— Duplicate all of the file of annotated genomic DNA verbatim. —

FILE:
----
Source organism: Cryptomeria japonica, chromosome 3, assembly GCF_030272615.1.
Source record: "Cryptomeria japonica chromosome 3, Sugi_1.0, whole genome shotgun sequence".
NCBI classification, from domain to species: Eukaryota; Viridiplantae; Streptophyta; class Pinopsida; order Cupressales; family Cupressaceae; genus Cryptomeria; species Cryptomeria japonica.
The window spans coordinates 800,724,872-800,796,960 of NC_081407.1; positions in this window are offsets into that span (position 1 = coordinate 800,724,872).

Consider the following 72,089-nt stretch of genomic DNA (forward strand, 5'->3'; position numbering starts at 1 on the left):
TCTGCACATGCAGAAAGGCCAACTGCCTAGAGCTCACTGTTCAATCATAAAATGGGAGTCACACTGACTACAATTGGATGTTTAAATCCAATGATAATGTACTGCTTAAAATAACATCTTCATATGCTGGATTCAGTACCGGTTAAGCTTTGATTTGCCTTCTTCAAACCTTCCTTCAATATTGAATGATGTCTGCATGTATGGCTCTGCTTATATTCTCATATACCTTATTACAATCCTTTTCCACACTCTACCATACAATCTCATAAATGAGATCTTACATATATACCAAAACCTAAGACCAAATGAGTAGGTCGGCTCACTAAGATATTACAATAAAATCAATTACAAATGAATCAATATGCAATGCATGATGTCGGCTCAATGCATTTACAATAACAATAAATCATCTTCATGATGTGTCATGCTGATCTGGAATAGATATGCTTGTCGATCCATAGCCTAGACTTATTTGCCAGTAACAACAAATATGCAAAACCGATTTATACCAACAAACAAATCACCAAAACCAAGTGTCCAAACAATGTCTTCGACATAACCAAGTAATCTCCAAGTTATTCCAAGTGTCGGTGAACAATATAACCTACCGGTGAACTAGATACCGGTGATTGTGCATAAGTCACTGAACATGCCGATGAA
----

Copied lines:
Source organism: Cryptomeria japonica, chromosome 3, assembly GCF_030272615.1.
Source record: "Cryptomeria japonica chromosome 3, Sugi_1.0, whole genome shotgun sequence".
NCBI classification, from domain to species: Eukaryota; Viridiplantae; Streptophyta; class Pinopsida; order Cupressales; family Cupressaceae; genus Cryptomeria; species Cryptomeria japonica.
The window spans coordinates 800,724,872-800,796,960 of NC_081407.1; positions in this window are offsets into that span (position 1 = coordinate 800,724,872).

Consider the following 72,089-nt stretch of genomic DNA (forward strand, 5'->3'; position numbering starts at 1 on the left):
TCTGCACATGCAGAAAGGCCAACTGCCTAGAGCTCACTGTTCAATCATAAAATGGGAGTCACACTGACTACAATTGGATGTTTAAATCCAATGATAATGTACTGCTTAAAATAACATCTTCATATGCTGGATTCAGTACCGGTTAAGCTTTGATTTGCCTTCTTCAAACCTTCCTTCAATATTGAATGATGTCTGCATGTATGGCTCTGCTTATATTCTCATATACCTTATTACAATCCTTTTCCACACTCTACCATACAATCTCATAAATGAGATCTTACATATATACCAAAACCTAAGACCAAATGAGTAGGTCGGCTCACTAAGATATTACAATAAAATCAATTACAAATGAATCAATATGCAATGCATGATGTCGGCTCAATGCATTTACAATAACAATAAATCATCTTCATGATGTGTCATGCTGATCTGGAATAGATATGCTTGTCGATCCATAGCCTAGACTTATTTGCCAGTAACAACAAATATGCAAAACCGATTTATACCAACAAACAAATCACCAAAACCAAGTGTCCAAACAATGTCTTCGACATAACCAAGTAATCTCCAAGTTATTCCAAGTGTCGGTGAACAATATAACCTACCGGTGAACTAGATACCGGTGATTGTGCATAAGTCACTGAACATGCCGATGAA